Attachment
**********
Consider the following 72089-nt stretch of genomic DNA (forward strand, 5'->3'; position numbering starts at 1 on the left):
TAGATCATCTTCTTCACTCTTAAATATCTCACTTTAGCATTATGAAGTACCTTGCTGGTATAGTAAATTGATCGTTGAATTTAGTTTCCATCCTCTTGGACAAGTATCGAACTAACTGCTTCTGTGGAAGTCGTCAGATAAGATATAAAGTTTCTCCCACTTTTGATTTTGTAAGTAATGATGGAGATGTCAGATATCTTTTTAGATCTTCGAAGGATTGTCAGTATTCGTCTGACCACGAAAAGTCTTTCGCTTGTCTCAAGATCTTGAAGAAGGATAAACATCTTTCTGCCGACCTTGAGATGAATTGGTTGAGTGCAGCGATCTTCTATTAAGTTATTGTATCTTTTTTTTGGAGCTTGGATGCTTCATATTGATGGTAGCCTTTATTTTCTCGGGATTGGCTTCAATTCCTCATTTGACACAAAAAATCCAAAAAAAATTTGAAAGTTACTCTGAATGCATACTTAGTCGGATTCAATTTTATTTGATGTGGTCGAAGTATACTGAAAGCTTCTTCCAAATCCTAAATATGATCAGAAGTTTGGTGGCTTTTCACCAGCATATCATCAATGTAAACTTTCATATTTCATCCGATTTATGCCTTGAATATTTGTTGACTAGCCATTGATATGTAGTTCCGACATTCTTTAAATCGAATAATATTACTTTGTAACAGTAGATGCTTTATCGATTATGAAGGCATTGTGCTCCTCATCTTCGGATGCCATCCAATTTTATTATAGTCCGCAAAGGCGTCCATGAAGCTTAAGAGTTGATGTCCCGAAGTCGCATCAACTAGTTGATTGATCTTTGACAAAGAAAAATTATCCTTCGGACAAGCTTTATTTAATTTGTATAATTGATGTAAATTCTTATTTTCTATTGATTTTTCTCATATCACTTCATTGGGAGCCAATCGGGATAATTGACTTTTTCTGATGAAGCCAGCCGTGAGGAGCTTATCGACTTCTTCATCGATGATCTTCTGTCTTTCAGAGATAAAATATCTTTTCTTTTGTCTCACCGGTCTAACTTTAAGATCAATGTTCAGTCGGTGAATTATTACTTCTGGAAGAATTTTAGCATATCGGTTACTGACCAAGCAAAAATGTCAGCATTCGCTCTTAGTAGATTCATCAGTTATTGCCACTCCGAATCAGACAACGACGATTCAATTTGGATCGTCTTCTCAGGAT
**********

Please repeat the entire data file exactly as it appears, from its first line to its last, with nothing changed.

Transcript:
Consider the following 72089-nt stretch of genomic DNA (forward strand, 5'->3'; position numbering starts at 1 on the left):
TAGATCATCTTCTTCACTCTTAAATATCTCACTTTAGCATTATGAAGTACCTTGCTGGTATAGTAAATTGATCGTTGAATTTAGTTTCCATCCTCTTGGACAAGTATCGAACTAACTGCTTCTGTGGAAGTCGTCAGATAAGATATAAAGTTTCTCCCACTTTTGATTTTGTAAGTAATGATGGAGATGTCAGATATCTTTTTAGATCTTCGAAGGATTGTCAGTATTCGTCTGACCACGAAAAGTCTTTCGCTTGTCTCAAGATCTTGAAGAAGGATAAACATCTTTCTGCCGACCTTGAGATGAATTGGTTGAGTGCAGCGATCTTCTATTAAGTTATTGTATCTTTTTTTTGGAGCTTGGATGCTTCATATTGATGGTAGCCTTTATTTTCTCGGGATTGGCTTCAATTCCTCATTTGACACAAAAAATCCAAAAAAAATTTGAAAGTTACTCTGAATGCATACTTAGTCGGATTCAATTTTATTTGATGTGGTCGAAGTATACTGAAAGCTTCTTCCAAATCCTAAATATGATCAGAAGTTTGGTGGCTTTTCACCAGCATATCATCAATGTAAACTTTCATATTTCATCCGATTTATGCCTTGAATATTTGTTGACTAGCCATTGATATGTAGTTCCGACATTCTTTAAATCGAATAATATTACTTTGTAACAGTAGATGCTTTATCGATTATGAAGGCATTGTGCTCCTCATCTTCGGATGCCATCCAATTTTATTATAGTCCGCAAAGGCGTCCATGAAGCTTAAGAGTTGATGTCCCGAAGTCGCATCAACTAGTTGATTGATCTTTGACAAAGAAAAATTATCCTTCGGACAAGCTTTATTTAATTTGTATAATTGATGTAAATTCTTATTTTCTATTGATTTTTCTCATATCACTTCATTGGGAGCCAATCGGGATAATTGACTTTTTCTGATGAAGCCAGCCGTGAGGAGCTTATCGACTTCTTCATCGATGATCTTCTGTCTTTCAGAGATAAAATATCTTTTCTTTTGTCTCACCGGTCTAACTTTAAGATCAATGTTCAGTCGGTGAATTATTACTTCTGGAAGAATTTTAGCATATCGGTTACTGACCAAGCAAAAATGTCAGCATTCGCTCTTAGTAGATTCATCAGTTATTGCCACTCCGAATCAGACAACGACGATTCAATTTGGATCGTCTTCTCAGGAT